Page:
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Colorado Forced Anti-Vaccine Parents To Sign Form Admitting They’re Wrong

Colorado Forced Anti-Vaccine Parents To Sign Form Admitting They’re Wrong

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The state of Colorado violated parents’ First Amendment rights by making them sign an immunization exemption form that said they were harming their children, critics say.

“That (phrasing) amounts to compelled speech,” state Senator Kevin Lundberg told Denver’s KMGH-TV.

In August, the Colorado Department of Public Health and Environment began forcing parents who wanted to exempt their children in school from vaccinations to sign a form that read in part: “For nearly all children, the benefits of preventing disease with a vaccine far outweigh the risks. Declining to follow the advice of a health care provider, or public health official who has recommended vaccines may endanger an unvaccinated child’s health and others who come into contact with him/her.”

That language troubled many parents.

“The wording compels parents to have to admit something that isn’t true,” said Nathan Charlan, a parent and a member of a group called CitzenGo. “It’s language that forces a parent to admit that they’re somehow putting their child in danger, because they are choosing what they think is best for their own child.”

Several organizations, including CitizenGo and the Home School Legal Defense Association (HSDLA), complained that the form violated parents’ First Amendment rights to free speech.

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The HSDLA went so far as to threaten to file a federal lawsuit against the state. It also created an online petition that collected 16,000 signatures.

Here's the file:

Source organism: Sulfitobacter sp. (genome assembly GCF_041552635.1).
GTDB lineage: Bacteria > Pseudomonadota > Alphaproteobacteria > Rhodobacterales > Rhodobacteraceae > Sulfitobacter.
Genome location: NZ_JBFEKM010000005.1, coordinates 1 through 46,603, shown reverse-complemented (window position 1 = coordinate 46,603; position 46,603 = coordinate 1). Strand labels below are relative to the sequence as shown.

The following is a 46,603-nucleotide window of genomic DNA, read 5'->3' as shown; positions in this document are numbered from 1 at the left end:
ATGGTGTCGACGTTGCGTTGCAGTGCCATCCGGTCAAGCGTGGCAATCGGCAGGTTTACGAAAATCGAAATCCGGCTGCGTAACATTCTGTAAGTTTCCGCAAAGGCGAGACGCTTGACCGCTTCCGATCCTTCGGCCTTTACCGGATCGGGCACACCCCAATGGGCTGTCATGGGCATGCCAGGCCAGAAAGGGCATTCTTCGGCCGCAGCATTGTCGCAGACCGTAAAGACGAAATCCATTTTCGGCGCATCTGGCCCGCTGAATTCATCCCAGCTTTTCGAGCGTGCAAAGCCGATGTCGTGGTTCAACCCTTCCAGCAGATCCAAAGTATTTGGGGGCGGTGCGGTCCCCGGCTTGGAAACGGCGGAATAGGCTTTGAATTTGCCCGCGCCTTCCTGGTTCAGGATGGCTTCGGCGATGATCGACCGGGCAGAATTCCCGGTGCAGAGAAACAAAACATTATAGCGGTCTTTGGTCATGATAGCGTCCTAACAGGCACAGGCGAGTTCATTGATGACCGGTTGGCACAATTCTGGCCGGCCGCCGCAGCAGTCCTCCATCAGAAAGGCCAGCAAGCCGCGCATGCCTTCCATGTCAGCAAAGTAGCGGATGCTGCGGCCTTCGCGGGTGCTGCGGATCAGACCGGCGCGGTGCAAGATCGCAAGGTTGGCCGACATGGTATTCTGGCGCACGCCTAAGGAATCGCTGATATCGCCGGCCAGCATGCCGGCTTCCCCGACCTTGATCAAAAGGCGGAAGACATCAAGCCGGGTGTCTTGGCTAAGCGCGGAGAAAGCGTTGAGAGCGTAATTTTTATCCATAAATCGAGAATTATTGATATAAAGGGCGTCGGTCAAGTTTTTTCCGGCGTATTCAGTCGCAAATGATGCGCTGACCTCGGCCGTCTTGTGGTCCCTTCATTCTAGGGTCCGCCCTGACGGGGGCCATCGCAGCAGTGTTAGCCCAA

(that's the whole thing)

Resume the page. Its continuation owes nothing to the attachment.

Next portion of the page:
Eventually, the state gave in to pressure and took out the controversial language.

“I just don’t believe big government should be telling me what I should or shouldn’t do with my child,” said Charlan’s wife, Renee, “especially with the thing that we’ve gone through with my son, who has a significant disability.”

Nathan told KMGH, “Our son (9-year-old Zak) was born premature. He received his normal vaccination up until he was six months old. At six months, he started having seizures.”

HSDLA has abandoned its threat of a lawsuit but it is still unhappy with the form that the state is using. Its website says the state agency is unlawfully:

  • “seeking to impose a mandatory official immunization exemption form.”
  • “collecting immunization information through web forms connected to the Colorado Immunization Information System.”

Homeschool children must follow Colorado’s mandatory vaccination law if they participate in public school activities like sports.

The form allows parents to opt out of immunizations for personal or religious beliefs.

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